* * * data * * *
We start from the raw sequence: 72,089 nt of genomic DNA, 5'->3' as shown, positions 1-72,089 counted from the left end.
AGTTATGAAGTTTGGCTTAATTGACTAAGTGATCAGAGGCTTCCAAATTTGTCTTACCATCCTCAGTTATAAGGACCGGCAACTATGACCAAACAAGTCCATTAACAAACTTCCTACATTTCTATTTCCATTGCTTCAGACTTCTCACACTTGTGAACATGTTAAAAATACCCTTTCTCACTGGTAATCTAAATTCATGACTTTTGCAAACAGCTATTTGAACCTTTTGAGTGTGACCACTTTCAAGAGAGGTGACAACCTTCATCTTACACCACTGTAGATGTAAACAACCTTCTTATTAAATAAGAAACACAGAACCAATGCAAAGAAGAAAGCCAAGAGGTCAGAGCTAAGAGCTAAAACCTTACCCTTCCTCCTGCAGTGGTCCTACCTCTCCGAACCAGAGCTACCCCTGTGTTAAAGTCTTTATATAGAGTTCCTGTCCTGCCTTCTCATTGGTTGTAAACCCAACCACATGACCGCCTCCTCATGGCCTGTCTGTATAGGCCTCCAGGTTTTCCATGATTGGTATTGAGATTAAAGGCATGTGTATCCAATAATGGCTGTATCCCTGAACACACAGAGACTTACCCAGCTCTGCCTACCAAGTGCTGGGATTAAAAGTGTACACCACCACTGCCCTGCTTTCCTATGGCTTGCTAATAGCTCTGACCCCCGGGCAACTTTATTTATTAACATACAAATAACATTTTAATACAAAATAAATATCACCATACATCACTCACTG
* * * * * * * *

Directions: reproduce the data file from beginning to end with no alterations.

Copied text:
We start from the raw sequence: 72,089 nt of genomic DNA, 5'->3' as shown, positions 1-72,089 counted from the left end.
AGTTATGAAGTTTGGCTTAATTGACTAAGTGATCAGAGGCTTCCAAATTTGTCTTACCATCCTCAGTTATAAGGACCGGCAACTATGACCAAACAAGTCCATTAACAAACTTCCTACATTTCTATTTCCATTGCTTCAGACTTCTCACACTTGTGAACATGTTAAAAATACCCTTTCTCACTGGTAATCTAAATTCATGACTTTTGCAAACAGCTATTTGAACCTTTTGAGTGTGACCACTTTCAAGAGAGGTGACAACCTTCATCTTACACCACTGTAGATGTAAACAACCTTCTTATTAAATAAGAAACACAGAACCAATGCAAAGAAGAAAGCCAAGAGGTCAGAGCTAAGAGCTAAAACCTTACCCTTCCTCCTGCAGTGGTCCTACCTCTCCGAACCAGAGCTACCCCTGTGTTAAAGTCTTTATATAGAGTTCCTGTCCTGCCTTCTCATTGGTTGTAAACCCAACCACATGACCGCCTCCTCATGGCCTGTCTGTATAGGCCTCCAGGTTTTCCATGATTGGTATTGAGATTAAAGGCATGTGTATCCAATAATGGCTGTATCCCTGAACACACAGAGACTTACCCAGCTCTGCCTACCAAGTGCTGGGATTAAAAGTGTACACCACCACTGCCCTGCTTTCCTATGGCTTGCTAATAGCTCTGACCCCCGGGCAACTTTATTTATTAACATACAAATAACATTTTAATACAAAATAAATATCACCATACATCACTCACTG